Student Well-Being Letter to the Editor

Jacobson Essay Misses the Mark on Tutoring

January 17, 2012 1 min read
  • Save to favorites
  • Print

To the Editor:

In a recent Commentary (“Federal Tutoring Program Is Deeply Flawed,” December 14, 2011.), Joan Jacobson accuses a program that provides tutoring to low-income children trapped in low-performing schools of being ineffective and lacking proper oversight.

Much as we need to hold schools to high standards, we also need to hold tutoring providers to high standards. Ironically, Baltimore, which is Ms. Jacobson’s home, has some of the highest standards for providers in the country, and should serve as a model for the country. It is not surprising that Ms. Jacobson might come to questionable conclusions—the data she uses for Los Angeles, for instance, are almost 6 years old.

Still, the program would benefit from stricter oversight. Indeed, bills introduced in the U.S. Senate by Sen. John McCain, R-Ariz., and in the House by a bipartisan coalition of congressmen would provide just that.

Where the Commentary falters even more fundamentally is when it argues that the tutoring program is ineffective. Far from it. Reports from reputable organizations, from the U.S. Department of Education to the RAND Corp. to the Chicago public school system, have all found that the tutoring program leads to significant gains in math and reading achievement. Indeed, a study released just last month by the National Bureau of Economic Research found that high-dosage tutoring is among the most effective methods we have for improving student achievement.

The tutoring program finally provides an effective educational tool to low-income, largely minority youths trapped in failing schools. The program gives children academic help while adults try—yet again—to fix our schools. Research shows that even the most aggressive school turnarounds take five years to show results, and we cannot afford to lose yet another generation of students to low-performing schools. Tutoring is helping to save that generation.

Stephanie Monroe


Tutor Our Children Coalition

Washington, D.C.

The writer served as the U.S. assistant secretary of education for civil rights from 2005 to 2008.

A version of this article appeared in the January 18, 2012 edition of Education Week as Jacobson Essay Misses The Mark on Tutoring


This content is provided by our sponsor. It is not written by and does not necessarily reflect the views of Education Week's editorial staff.
Classroom Technology Webinar
Academic Integrity in the Age of Artificial Intelligence
As AI writing tools rapidly evolve, learn how to set standards and expectations for your students on their use.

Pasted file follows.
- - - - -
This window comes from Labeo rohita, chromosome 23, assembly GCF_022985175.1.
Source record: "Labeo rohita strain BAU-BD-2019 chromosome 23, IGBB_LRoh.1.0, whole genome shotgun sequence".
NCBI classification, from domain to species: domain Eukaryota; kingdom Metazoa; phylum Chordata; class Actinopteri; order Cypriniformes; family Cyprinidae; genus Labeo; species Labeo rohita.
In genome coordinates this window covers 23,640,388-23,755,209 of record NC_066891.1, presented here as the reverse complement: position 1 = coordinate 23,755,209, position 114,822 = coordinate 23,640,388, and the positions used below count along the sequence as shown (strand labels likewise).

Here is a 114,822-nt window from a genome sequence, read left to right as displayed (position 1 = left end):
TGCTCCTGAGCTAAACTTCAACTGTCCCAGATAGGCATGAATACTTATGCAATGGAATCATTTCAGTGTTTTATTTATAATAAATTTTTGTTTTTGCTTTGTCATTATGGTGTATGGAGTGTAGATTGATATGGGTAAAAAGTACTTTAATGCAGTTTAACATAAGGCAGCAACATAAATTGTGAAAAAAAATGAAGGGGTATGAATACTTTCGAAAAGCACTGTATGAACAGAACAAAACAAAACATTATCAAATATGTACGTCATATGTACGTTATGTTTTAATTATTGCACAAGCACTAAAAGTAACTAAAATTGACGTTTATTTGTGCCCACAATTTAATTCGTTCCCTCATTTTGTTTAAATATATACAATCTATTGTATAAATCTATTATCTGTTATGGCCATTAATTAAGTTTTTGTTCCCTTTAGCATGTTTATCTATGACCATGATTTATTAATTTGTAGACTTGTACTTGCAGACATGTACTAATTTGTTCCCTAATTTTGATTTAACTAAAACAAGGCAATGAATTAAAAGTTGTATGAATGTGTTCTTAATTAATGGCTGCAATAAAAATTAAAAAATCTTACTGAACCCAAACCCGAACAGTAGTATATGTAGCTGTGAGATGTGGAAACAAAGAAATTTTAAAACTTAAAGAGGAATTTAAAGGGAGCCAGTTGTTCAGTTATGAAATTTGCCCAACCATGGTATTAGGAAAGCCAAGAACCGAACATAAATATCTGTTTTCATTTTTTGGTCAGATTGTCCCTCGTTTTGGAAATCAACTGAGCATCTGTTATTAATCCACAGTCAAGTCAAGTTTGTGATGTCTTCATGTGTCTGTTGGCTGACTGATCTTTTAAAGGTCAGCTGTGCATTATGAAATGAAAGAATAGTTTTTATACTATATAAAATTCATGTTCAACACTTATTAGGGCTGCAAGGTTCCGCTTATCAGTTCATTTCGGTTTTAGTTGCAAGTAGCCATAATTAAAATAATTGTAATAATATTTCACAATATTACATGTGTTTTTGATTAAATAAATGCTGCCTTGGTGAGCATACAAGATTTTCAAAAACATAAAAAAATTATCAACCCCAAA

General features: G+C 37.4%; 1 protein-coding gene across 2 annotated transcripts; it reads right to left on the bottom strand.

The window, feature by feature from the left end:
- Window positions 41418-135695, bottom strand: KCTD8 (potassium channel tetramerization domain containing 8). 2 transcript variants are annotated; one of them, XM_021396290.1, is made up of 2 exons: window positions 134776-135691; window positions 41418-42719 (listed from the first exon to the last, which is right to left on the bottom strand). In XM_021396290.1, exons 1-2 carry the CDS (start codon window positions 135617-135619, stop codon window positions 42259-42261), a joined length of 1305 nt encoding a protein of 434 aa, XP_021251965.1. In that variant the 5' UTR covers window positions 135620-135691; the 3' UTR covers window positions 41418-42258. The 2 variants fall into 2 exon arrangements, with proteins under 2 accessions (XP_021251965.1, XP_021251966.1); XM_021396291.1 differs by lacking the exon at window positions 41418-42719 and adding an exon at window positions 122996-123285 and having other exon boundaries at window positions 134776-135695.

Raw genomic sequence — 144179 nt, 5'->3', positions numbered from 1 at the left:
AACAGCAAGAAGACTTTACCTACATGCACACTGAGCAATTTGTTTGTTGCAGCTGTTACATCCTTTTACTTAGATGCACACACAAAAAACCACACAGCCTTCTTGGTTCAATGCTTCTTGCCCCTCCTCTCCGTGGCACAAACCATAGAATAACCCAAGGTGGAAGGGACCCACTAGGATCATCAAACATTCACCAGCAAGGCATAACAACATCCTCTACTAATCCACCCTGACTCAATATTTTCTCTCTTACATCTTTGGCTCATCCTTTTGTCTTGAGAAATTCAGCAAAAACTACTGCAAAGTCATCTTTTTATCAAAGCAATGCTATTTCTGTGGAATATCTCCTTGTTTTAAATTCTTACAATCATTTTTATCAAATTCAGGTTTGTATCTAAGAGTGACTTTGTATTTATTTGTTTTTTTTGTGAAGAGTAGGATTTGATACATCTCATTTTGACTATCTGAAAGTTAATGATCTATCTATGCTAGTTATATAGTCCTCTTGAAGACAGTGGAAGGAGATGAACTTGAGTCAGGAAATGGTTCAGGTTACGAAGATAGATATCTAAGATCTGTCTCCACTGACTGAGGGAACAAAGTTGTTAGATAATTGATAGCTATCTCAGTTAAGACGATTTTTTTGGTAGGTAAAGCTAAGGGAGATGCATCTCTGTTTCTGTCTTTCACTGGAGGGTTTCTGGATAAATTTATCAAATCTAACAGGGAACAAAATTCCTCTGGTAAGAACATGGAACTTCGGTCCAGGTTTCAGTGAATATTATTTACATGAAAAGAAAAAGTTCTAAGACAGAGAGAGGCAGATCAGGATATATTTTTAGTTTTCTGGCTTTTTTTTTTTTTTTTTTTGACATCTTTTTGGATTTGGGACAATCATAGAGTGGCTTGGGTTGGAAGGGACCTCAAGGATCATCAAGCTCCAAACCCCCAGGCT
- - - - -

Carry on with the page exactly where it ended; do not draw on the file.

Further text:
Content provided by Turnitin
Recruitment & Retention Live Online Discussion A Seat at the Table: Chronic Teacher Shortage: Where Do We Go From Here?  
Join Peter DeWitt, Michael Fullan, and guests for expert insights into finding solutions for the teacher shortage.
This content is provided by our sponsor. It is not written by and does not necessarily reflect the views of Education Week's editorial staff.
Reading & Literacy Webinar
The Science of Reading: Tools to Build Reading Proficiency
The Science of Reading has taken education by storm. Learn how Dr. Miranda Blount transformed literacy instruction in her state.
Content provided by hand2mind

EdWeek Top School Jobs

Teacher Jobs
Search over ten thousand teaching jobs nationwide — elementary, middle, high school and more.
View Jobs
Principal Jobs
Find hundreds of jobs for principals, assistant principals, and other school leadership roles.
View Jobs
Administrator Jobs
Over a thousand district-level jobs: superintendents, directors, more.
View Jobs
Support Staff Jobs
Search thousands of jobs, from paraprofessionals to counselors and more.
View Jobs

Read Next

Student Well-Being What the Research Says How a School District Used Music Teaching to Keep Students Connected
A wider variety of music programs may help students feel more connected to school, new research suggests.
3 min read
Dressed in her shoulder pads and jersey, 8th grader Julie Michael, 13, holds her flute before playing the national anthem with the marching band at Seven Springs Middle School in New Port Richey, Fla.
Trumpet player Blake Gifford, 12, at right, rehearses with the horn section in the band room on March 8, 2017, at Lakeside Middle School in Millville, N.J.
Ben Fogletto/The Press of Atlantic City via AP
Student Well-Being Opinion One Thing Teachers Can Do to Help Students Change Their Habits
Daniel Willingham explores what the research says it takes to make better choices.
Daniel Willingham
2 min read
Images shows a stylized artistic landscape with soothing colors.
Student Well-Being Using Therapy Dogs in Schools: 8 Do's and Don'ts
Read expert advice for bringing a therapy dog into your school, including concerns about breed, temperament, and training.
4 min read
A large gold dog rests lies on the ground and looks at a group of children who are sitting nearby as they listen to a story.
Therapy dog Kalani watches students during a story time at Morris Elementary School in Morris, Okla., on Jan. 17.
Michael Noble Jr. for Education Week
Student Well-Being Majority of Parents Say Kids Are Dishonest, Disrespectful, and Lazy
Parents are significantly concerned about the poor behavior of today's school-age kids and are looking to schools for help, survey shows.
3 min read
Image of handmade paper figures linking hands.